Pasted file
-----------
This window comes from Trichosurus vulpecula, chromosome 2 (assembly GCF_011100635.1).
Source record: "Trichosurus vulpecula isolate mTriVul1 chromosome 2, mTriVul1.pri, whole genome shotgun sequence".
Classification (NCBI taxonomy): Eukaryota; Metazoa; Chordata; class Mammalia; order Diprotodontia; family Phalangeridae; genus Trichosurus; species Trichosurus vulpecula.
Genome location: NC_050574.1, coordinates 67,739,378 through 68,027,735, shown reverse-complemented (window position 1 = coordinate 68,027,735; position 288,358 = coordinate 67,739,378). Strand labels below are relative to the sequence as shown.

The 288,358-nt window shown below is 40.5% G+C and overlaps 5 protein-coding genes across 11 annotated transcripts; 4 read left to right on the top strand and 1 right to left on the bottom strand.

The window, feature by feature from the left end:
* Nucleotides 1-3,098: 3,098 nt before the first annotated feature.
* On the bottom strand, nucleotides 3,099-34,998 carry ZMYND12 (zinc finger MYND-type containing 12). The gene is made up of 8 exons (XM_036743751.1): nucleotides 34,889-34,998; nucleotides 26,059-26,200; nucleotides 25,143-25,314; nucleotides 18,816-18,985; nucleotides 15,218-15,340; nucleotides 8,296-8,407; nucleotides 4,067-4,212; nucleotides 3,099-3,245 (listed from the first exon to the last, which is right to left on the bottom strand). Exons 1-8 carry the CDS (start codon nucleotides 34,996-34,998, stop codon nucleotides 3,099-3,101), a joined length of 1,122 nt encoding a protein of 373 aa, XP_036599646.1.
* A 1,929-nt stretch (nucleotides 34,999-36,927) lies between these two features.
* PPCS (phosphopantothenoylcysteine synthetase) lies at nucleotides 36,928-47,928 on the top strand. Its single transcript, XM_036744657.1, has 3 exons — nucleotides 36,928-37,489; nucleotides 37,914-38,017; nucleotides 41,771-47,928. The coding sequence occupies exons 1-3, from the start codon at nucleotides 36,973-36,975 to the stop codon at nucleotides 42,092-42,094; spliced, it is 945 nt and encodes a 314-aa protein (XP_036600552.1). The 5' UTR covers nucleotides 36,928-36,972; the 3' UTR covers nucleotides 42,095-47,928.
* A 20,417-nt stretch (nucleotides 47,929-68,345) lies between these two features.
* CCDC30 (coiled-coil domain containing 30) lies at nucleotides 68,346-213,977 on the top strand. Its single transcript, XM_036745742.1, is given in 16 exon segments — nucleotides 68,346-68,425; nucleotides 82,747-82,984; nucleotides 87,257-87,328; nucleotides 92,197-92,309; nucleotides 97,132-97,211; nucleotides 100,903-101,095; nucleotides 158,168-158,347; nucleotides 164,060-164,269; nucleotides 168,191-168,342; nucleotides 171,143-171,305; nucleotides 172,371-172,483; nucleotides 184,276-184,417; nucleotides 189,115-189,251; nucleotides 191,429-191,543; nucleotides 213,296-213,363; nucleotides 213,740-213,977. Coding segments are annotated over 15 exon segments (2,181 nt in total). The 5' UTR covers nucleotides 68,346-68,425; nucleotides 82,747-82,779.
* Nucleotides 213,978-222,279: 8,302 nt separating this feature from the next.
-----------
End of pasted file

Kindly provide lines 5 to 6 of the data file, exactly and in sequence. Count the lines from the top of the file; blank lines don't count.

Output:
The 288,358-nt window shown below is 40.5% G+C and overlaps 5 protein-coding genes across 11 annotated transcripts; 4 read left to right on the top strand and 1 right to left on the bottom strand.

The window, feature by feature from the left end: